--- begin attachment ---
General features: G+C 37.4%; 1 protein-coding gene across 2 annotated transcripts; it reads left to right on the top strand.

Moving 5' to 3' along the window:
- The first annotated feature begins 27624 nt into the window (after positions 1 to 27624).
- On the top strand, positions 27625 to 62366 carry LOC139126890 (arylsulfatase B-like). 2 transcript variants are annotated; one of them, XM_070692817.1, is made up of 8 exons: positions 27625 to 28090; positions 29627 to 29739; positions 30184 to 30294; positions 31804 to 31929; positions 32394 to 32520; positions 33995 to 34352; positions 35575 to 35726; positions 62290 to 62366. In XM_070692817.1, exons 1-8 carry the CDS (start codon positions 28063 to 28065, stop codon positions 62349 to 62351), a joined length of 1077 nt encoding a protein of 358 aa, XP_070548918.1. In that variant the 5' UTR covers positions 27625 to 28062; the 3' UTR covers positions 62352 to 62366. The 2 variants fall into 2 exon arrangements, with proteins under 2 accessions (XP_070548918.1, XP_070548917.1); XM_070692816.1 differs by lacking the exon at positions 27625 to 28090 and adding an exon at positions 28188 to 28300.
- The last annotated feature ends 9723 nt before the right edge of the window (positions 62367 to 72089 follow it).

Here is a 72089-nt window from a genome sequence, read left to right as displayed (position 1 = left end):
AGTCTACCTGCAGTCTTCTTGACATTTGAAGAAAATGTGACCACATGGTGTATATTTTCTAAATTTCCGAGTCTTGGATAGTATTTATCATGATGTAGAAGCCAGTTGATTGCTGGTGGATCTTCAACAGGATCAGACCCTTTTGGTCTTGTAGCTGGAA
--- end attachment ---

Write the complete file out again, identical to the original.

General features: G+C 37.4%; 1 protein-coding gene across 2 annotated transcripts; it reads left to right on the top strand.

Moving 5' to 3' along the window:
- The first annotated feature begins 27624 nt into the window (after positions 1 to 27624).
- On the top strand, positions 27625 to 62366 carry LOC139126890 (arylsulfatase B-like). 2 transcript variants are annotated; one of them, XM_070692817.1, is made up of 8 exons: positions 27625 to 28090; positions 29627 to 29739; positions 30184 to 30294; positions 31804 to 31929; positions 32394 to 32520; positions 33995 to 34352; positions 35575 to 35726; positions 62290 to 62366. In XM_070692817.1, exons 1-8 carry the CDS (start codon positions 28063 to 28065, stop codon positions 62349 to 62351), a joined length of 1077 nt encoding a protein of 358 aa, XP_070548918.1. In that variant the 5' UTR covers positions 27625 to 28062; the 3' UTR covers positions 62352 to 62366. The 2 variants fall into 2 exon arrangements, with proteins under 2 accessions (XP_070548918.1, XP_070548917.1); XM_070692816.1 differs by lacking the exon at positions 27625 to 28090 and adding an exon at positions 28188 to 28300.
- The last annotated feature ends 9723 nt before the right edge of the window (positions 62367 to 72089 follow it).

Here is a 72089-nt window from a genome sequence, read left to right as displayed (position 1 = left end):
AGTCTACCTGCAGTCTTCTTGACATTTGAAGAAAATGTGACCACATGGTGTATATTTTCTAAATTTCCGAGTCTTGGATAGTATTTATCATGATGTAGAAGCCAGTTGATTGCTGGTGGATCTTCAACAGGATCAGACCCTTTTGGTCTTGTAGCTGGAA